budbreak was exceptionally early - and some as yet unpublished research by Claude & Lydia Bourguignon seems to be pointing in the direction that budbreak is getting proportionately much earlier in recent years, more so even than flowering or harvest.
Flowering was early - late May, but a little bit held back and a little bit strung out by cooler windier weather, which was probably a good thing as a huge crop had set at bud break.

August harvests: one per century in the past (1719, 1893, 1976) now fairly regular: 2003, 2007, 2011, 2015, 2017, 2018, 2020

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Re: Upcoming 2020 Burgundy vintage

#14 Post by Gautier Roussille » July 24th, 2020, 10:52 pm

I have figures but not on my cellphone, will try to drop them here later. 2020 had a super early beginning, on par with 2011 (but late season was terrible in 11 so it was never ripe and waited forever to be picked) but the development is steady whereas in 2018 and 2019 we had an early budbreak followed but cool weather/frost which slowed things down then super hot summer which sped things up.
On the finish line the difference won't be huge I believe (around a week earlier for 2020 maybe) but the growing season is (IMHO) perfect so far: cool nights, not overly warm days, open bunches, almost no disease pressure.
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Re: Upcoming 2020 Burgundy vintage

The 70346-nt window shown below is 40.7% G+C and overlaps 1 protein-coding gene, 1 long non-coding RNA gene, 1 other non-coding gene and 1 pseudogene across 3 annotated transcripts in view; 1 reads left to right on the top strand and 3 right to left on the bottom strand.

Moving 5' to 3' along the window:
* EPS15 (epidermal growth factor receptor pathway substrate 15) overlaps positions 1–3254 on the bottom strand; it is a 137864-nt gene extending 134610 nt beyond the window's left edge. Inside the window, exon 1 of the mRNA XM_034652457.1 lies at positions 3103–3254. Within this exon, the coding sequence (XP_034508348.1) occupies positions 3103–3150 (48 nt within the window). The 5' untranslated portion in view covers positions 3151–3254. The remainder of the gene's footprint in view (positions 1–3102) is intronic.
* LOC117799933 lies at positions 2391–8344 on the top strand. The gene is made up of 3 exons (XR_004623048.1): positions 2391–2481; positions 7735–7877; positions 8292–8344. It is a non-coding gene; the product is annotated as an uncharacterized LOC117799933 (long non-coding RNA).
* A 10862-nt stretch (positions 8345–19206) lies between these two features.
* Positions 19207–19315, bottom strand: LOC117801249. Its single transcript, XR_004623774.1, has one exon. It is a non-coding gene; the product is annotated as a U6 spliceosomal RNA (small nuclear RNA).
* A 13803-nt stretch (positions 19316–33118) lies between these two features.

#15 Post by Howard Cooper » July 25th, 2020, 4:29 am

JasperMorris wrote:
July 24th, 2020, 1:02 pm
ouch! come and live in the vines here instead, Howard!
None of you guys will let us in!!!!!!!!!!!! Hopefully, next year. [It really does not matter right now anyway. I am not traveling or even going to restaurants right now.]

However, I must admit that the last time I was in Paris and Burgundy was July 2018. It was brutal there, esp. since Europeans do not believe in air conditioning. It was also brutal there in July 2016, the time I had visited Burgundy before that. So, I don't see France as a place for relief from the summer heat.

Since I am now retired, after my summer trip in 2018 we started traveling more in Europe in the Spring and Fall rather than in July and August.
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Re: Upcoming 2020 Burgundy vintage

#16 Post by Sean S y d n e y » July 25th, 2020, 6:05 am

A. So wrote:
July 24th, 2020, 9:43 pm
Sean S y d n e y wrote:
July 24th, 2020, 8:40 pm
Nick Gangas wrote:
July 24th, 2020, 8:17 pm

8's are bad ?
Not bad, good producers still make good wines of course, but it was a dry and hot year and the wines have seemed to trend higher in alcohol and lower in acidities.
That was not my impression of 2018 at all.
I think it is generally accepted that picking times and viticulture practices to ensure the fruit didn’t get too much sun was the key to making fresh and elegant wines in a year that trended towards concentration.
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Re: Upcoming 2020 Burgundy vintage

#17 Post by Marcus Goodfellow » July 25th, 2020, 6:50 am

JasperMorris wrote:
July 24th, 2020, 10:36 pm
Marcus
budbreak was exceptionally early - and some as yet unpublished research by Claude & Lydia Bourguignon seems to be pointing in the direction that budbreak is getting proportionately much earlier in recent years, more so even than flowering or harvest.
Flowering was early - late May, but a little bit held back and a little bit strung out by cooler windier weather, which was probably a good thing as a huge crop had set at bud break.

August harvests: one per century in the past (1719, 1893, 1976) now fairly regular: 2003, 2007, 2011, 2015, 2017, 2018, 2020
Thank you, that’s helpful for perspective!
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Re: Upcoming 2020 Burgundy vintage

#18 Post by Marcus Goodfellow » July 25th, 2020, 6:54 am